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▶  More from Fiction Book Reviews Before the Rising Sun
‘In The Recesses of My Mind’
Impressions of Chapter 1 of Gene Wolfe’s Shadow of the Torturer


Reading from pages 9-15 of Shadow and Claw

Resurrection and Death

“It is possible I already had some presentiment of my future. The locked and rusted gate that stood before us, with wisps of river fog threading its spikes like the mountain paths, remains in my mind now as the symbol of my exile. That is why I have begun this account of it with the aftermath of our swim, in which I, the torturer’s apprentice Severian, had so nearly drowned.”

And so an underappreciated masterpiece begins in the ironic fog of understatement.

The three torturer apprentices have been out larking along the river so massive it is known only as Gyoll and seek to sneak back into the precinct of their order through the cemetery. In so doing they cross paths with volunteer cemetery guards of the working class, who guard the graves of their people from the grave robbers of the ghoulish upper class. Separated from his mates, Severian witnesses a battle between three grave-keepers and an “exultant,” a noble grave-robber, a member of a heroic order of counter-culture dissidents who stand against the Autarch.

Severian’s account is littered with asides as to the nature of the human condition, such as:

“Certain mystes aver that the real world has been constructed by the human mind, since our ways are governed by the artificial categories into which we place essentially undifferentiated things, things weaker than our words for them. I understood the principle intuitively that night as I heard the last volunteer swing the gate closed behind us.”

The cemetery is ancient, the walkway paved of whitened bone, the world itself intrusively uncaring as a “flyer” darts in the sky overhead, placing the knives, axes and swords of the players in a long shadow of incongruence. The combat is spare, not atmospheric, but specific and framed within the textured atmospherics of the greater scene.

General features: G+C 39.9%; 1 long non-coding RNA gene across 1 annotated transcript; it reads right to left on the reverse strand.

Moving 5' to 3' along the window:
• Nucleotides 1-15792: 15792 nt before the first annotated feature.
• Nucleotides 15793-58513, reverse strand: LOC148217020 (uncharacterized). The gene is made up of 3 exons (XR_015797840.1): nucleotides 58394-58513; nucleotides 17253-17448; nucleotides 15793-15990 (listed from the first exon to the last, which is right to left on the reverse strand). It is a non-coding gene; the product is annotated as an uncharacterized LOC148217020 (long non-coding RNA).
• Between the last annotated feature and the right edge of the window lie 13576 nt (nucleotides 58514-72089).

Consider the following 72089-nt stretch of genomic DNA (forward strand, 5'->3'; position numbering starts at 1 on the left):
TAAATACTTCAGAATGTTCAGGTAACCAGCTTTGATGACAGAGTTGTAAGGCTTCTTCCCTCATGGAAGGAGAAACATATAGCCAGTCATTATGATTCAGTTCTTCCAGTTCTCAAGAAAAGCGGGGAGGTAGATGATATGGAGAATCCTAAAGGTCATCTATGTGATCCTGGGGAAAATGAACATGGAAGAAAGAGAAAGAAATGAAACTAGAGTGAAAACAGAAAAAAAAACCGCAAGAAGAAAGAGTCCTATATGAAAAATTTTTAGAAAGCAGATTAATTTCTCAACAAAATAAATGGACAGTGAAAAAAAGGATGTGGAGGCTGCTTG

And so the backward looking ruler of an ancient dying world, considers the throne he has “backed into” from the perspective of his orphaned boyhood as he identified eagerly with those who thought to topple the ruler from his throne, clinging, even in his ultimate exile to such truths as he can recall in the context of his story:

“The would-be sorcerer alone has faith in the efficacy of pure knowledge; rational people know that things act of themselves or not at all.”

Severian concludes his introductory chapter with a statement which takes the mystery and thrill out of the plot and focus’s the reader’s mind on the life journey that brought an orphan to the throne of a world, a world curiously examined by the unlikely ascent of the protagonist upward through its corridors of decay, its chambers of life examined and unexamined, its byways of decency and the shadows of humanity which haunt them given but one narrative breath in which to live.

Diction of Note

-Gyoll, the great river

-mystes, seer

-badelaire, a personal artifact

-oblesque, a cemetery monument

-execrations

-dholes, a predatory pack animal

-exultant, noble

-amschaspand, an illuminating being

-Terminus Est, Severian’s executioner’s sword

-chalcedony, type of angel

-Autarch, supreme ruler

-asimi, a coin

A Well of Heroes: Two:

Literary Impressions of the Prose and Verse of Robert E. Howard

https://www.amazon.com/Well-Heroes-Literary-Impressions-Robert/dp/1546353844/ref=sr_1_1/139-6536987-6675238?s=books&ie=UTF8&qid=1493920079&sr=1-1

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